Do po-up ads cause consumer confusion? Let’s say a computer user is viewing the website of Superior Morgage Broker Services, and a window appears advertising say, Vanguard Mortgage Broker Services. Whether the user is confused as to some conection between the services advertised in the main window and the identical services advertised in the pop-up window, may depend on whether the user is aware that pop-up adware is installed on his or her computer. The extent to which people know (1) that such software is installed and (2) what such software does, is a contended point in cases such as 1-800-Contacts v. WhenU and Wells Fargo v. WhenU.
Both the NY Times (free sub required) and the Wall Street Journal have articles today on spyware and adware. They both quote Avi Naider, CEO of WhenU as indicating that WhenU’s adware has been installed on 100 million, and was no longer active on 80 million (we don’t know the time frame). Mr. Naider asserts that this statistic indicates that the software was user-friendly and easy to remove. The Journal immediately notes that the ‘high’ uninstall rate may also “reflect the disdain with which most consumers view the technology.”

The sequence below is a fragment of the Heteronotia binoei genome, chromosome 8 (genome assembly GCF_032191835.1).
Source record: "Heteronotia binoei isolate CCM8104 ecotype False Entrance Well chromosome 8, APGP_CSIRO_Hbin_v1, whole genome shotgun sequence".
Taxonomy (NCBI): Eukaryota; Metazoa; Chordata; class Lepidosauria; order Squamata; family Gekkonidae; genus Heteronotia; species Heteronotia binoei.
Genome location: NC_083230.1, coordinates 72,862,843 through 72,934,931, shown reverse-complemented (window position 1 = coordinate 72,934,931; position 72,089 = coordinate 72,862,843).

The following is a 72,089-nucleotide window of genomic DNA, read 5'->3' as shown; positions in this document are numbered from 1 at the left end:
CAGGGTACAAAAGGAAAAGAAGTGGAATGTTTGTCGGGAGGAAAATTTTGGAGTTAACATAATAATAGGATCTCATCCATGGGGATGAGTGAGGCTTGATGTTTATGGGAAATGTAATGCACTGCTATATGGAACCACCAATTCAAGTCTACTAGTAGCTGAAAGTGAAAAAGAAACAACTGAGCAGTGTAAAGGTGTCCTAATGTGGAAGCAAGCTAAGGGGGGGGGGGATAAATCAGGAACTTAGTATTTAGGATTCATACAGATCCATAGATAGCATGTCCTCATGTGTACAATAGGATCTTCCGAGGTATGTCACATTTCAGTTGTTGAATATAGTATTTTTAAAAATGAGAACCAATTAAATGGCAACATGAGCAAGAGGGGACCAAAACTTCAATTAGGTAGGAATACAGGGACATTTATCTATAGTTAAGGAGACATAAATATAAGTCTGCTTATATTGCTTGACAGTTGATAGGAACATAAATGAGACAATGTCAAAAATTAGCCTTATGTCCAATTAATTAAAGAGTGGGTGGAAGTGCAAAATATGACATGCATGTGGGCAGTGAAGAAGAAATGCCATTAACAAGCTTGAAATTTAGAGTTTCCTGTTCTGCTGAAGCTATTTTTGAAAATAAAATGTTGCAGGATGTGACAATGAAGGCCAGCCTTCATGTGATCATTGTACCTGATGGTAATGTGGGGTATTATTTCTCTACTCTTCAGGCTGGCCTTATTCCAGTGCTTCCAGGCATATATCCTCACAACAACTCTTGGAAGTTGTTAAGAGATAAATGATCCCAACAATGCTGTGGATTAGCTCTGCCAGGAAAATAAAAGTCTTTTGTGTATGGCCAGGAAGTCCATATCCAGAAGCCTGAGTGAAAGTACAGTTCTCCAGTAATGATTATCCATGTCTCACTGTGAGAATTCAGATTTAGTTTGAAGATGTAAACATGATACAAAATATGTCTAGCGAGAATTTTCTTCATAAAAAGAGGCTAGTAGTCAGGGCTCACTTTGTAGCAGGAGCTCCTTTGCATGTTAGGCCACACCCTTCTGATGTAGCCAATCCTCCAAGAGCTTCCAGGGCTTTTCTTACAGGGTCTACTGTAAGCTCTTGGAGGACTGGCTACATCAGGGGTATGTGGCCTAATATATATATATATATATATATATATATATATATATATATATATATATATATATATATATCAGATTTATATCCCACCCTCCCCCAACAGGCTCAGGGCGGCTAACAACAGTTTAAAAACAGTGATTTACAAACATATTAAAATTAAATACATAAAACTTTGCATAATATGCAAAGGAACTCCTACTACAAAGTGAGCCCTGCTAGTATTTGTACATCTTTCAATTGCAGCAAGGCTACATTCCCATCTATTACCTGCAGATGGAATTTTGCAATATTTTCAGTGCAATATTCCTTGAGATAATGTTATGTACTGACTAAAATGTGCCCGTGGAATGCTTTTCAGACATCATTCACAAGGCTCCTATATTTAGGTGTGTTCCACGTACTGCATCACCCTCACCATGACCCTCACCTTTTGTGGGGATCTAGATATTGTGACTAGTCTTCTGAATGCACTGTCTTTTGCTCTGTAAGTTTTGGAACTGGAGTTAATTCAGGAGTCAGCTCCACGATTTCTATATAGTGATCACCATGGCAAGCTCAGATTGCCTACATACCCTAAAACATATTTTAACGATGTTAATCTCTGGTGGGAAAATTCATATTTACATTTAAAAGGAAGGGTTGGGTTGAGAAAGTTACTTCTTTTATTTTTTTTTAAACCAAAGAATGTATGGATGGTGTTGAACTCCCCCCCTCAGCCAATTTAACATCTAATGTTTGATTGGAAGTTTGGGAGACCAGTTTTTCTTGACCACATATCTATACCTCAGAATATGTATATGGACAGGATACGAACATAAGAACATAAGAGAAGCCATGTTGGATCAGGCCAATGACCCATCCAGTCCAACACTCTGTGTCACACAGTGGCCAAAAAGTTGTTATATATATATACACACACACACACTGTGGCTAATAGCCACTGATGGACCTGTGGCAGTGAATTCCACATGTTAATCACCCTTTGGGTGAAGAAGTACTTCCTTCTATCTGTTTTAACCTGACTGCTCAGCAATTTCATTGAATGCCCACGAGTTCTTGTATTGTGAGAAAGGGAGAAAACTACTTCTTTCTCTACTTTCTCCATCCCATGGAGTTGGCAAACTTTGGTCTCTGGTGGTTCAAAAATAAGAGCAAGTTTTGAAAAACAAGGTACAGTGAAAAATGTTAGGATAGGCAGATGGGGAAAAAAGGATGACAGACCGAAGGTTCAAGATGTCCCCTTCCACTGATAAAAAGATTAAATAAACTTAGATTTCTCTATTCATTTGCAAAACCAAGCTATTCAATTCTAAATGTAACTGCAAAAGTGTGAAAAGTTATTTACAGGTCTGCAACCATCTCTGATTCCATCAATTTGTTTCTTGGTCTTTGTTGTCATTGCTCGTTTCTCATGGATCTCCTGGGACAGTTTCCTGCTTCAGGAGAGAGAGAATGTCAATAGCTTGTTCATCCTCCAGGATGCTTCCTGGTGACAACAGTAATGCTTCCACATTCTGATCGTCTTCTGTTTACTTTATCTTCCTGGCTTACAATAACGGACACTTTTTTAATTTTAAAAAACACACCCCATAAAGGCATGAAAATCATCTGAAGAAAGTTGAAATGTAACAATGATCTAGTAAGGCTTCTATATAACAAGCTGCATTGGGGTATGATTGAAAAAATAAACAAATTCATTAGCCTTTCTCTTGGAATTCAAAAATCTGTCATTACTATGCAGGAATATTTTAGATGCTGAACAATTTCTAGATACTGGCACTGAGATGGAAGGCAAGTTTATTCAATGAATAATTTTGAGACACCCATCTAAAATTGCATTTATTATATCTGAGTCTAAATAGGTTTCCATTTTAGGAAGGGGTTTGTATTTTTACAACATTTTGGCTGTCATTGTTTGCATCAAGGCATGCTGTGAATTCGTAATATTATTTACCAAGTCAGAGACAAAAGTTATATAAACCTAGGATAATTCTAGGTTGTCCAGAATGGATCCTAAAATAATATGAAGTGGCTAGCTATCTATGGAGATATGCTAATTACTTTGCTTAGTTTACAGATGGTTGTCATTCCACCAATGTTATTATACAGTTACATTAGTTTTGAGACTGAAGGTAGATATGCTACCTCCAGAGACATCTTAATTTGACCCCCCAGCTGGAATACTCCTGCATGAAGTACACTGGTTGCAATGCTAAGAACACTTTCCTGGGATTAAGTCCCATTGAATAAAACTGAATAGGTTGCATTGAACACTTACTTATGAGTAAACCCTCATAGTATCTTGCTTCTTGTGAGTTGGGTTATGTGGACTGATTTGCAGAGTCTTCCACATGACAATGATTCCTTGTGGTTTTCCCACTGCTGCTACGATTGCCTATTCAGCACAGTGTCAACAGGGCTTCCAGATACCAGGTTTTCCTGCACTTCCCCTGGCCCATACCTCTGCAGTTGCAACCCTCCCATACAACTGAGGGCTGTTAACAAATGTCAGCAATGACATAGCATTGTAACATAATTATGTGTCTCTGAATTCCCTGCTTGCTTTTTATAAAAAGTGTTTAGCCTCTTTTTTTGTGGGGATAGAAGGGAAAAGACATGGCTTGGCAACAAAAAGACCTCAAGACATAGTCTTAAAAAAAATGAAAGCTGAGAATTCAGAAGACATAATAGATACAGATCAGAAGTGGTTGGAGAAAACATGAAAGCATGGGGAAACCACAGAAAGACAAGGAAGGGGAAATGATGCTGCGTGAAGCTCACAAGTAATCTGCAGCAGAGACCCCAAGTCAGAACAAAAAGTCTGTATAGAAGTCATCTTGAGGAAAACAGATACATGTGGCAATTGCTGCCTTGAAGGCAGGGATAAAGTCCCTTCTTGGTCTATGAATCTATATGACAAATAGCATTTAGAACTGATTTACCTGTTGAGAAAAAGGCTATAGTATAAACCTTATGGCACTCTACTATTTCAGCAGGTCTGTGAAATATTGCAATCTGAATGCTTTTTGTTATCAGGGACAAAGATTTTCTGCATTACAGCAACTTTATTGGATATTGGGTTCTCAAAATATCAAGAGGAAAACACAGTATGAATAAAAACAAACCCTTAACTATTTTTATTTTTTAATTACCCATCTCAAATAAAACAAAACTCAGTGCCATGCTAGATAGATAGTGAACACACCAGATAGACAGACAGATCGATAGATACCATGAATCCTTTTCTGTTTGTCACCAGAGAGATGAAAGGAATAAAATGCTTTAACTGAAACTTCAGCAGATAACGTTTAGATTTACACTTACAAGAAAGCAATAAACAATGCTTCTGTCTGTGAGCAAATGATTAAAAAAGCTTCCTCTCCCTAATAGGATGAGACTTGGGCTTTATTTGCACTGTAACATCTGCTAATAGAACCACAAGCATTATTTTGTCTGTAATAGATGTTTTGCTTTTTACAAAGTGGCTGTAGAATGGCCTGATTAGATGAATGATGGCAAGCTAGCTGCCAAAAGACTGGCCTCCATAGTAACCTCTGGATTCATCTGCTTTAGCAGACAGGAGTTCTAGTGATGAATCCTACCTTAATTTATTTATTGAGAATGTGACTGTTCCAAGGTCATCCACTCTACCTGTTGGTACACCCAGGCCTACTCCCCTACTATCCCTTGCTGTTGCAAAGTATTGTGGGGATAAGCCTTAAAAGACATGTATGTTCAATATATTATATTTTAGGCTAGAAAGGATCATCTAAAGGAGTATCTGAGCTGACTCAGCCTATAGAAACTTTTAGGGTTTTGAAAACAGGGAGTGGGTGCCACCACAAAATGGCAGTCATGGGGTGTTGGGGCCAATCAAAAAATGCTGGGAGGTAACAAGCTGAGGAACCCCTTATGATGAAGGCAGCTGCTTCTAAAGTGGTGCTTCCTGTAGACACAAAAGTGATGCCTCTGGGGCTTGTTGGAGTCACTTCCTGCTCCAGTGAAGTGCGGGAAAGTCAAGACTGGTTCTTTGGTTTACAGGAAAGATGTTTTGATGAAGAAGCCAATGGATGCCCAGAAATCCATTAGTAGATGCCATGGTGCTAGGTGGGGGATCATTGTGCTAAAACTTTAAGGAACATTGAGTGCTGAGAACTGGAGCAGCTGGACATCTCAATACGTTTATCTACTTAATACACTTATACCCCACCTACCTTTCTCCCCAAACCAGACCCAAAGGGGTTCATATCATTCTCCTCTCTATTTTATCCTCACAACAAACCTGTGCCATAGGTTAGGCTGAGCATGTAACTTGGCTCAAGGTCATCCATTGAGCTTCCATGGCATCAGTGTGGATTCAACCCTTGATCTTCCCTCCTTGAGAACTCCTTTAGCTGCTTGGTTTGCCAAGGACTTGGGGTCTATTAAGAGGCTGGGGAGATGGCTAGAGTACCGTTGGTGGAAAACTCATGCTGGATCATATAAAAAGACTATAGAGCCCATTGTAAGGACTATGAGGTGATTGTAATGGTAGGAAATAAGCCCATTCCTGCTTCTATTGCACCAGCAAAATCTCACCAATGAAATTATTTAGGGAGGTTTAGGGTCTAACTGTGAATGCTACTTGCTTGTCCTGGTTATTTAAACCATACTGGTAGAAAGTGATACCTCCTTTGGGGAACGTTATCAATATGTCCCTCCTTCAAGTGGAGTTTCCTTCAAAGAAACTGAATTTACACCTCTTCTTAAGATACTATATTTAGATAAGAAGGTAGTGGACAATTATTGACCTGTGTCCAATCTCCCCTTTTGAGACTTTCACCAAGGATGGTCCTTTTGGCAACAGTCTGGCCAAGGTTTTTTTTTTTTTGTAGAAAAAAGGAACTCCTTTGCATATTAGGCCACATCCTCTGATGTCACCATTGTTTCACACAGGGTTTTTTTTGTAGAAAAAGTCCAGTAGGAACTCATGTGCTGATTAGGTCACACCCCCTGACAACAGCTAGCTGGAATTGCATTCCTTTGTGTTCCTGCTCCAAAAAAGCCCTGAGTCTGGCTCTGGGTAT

What else may the statistic suggest? Questions for the survey experts arise: How does an 80% uninstall rate compare to those of other programs? Is the uninstall rate evidence that people either didn’t know that the software was initially installed or, if they did know, that they didn’t know what the software did?